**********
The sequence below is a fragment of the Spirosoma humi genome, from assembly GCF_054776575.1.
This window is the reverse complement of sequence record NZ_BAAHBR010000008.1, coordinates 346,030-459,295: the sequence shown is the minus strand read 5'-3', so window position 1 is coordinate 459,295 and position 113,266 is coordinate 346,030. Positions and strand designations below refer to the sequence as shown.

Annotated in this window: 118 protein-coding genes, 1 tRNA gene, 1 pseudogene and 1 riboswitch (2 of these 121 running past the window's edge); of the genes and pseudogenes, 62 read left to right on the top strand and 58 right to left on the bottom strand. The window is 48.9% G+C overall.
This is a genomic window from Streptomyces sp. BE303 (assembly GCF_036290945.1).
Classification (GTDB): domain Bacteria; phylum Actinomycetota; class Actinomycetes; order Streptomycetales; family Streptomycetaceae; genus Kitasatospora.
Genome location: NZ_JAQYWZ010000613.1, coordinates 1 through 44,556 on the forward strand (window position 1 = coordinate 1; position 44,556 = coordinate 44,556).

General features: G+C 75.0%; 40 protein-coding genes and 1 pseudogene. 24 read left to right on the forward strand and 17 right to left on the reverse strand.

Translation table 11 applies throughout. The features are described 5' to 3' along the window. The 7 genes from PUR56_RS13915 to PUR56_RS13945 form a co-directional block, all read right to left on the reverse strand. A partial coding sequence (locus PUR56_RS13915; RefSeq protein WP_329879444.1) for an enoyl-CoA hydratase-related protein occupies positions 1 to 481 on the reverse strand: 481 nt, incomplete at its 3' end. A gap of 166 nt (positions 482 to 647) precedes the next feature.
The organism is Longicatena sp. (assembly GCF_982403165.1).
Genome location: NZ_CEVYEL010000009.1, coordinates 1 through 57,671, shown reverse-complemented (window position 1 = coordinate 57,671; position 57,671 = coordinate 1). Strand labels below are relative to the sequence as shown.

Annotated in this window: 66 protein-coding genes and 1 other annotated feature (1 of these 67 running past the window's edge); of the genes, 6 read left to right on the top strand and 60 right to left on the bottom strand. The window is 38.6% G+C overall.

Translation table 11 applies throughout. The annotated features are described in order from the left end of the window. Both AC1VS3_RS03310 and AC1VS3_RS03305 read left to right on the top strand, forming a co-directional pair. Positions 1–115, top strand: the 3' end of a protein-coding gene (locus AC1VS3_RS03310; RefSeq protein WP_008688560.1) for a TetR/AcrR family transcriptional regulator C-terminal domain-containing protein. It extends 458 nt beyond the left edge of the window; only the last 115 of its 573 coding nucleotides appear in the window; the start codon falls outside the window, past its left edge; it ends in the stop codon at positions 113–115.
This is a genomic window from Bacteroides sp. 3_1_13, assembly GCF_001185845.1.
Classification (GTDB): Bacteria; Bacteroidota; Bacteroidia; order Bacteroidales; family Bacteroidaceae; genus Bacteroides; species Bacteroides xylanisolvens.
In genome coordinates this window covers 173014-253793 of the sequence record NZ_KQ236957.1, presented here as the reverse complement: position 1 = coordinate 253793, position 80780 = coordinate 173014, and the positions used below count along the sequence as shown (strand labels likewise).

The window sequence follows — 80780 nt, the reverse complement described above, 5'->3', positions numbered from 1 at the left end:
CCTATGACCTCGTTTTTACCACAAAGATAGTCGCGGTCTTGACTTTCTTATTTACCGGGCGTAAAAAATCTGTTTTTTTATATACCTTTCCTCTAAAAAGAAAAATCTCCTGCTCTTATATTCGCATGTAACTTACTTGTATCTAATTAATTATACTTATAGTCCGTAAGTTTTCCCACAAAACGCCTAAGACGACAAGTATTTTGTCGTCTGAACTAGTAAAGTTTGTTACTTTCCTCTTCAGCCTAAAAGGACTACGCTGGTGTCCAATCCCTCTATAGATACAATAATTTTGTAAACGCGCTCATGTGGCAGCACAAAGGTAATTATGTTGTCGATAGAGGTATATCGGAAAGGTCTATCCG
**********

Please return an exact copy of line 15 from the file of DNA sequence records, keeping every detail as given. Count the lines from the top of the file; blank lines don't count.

In genome coordinates this window covers 173014-253793 of the sequence record NZ_KQ236957.1, presented here as the reverse complement: position 1 = coordinate 253793, position 80780 = coordinate 173014, and the positions used below count along the sequence as shown (strand labels likewise).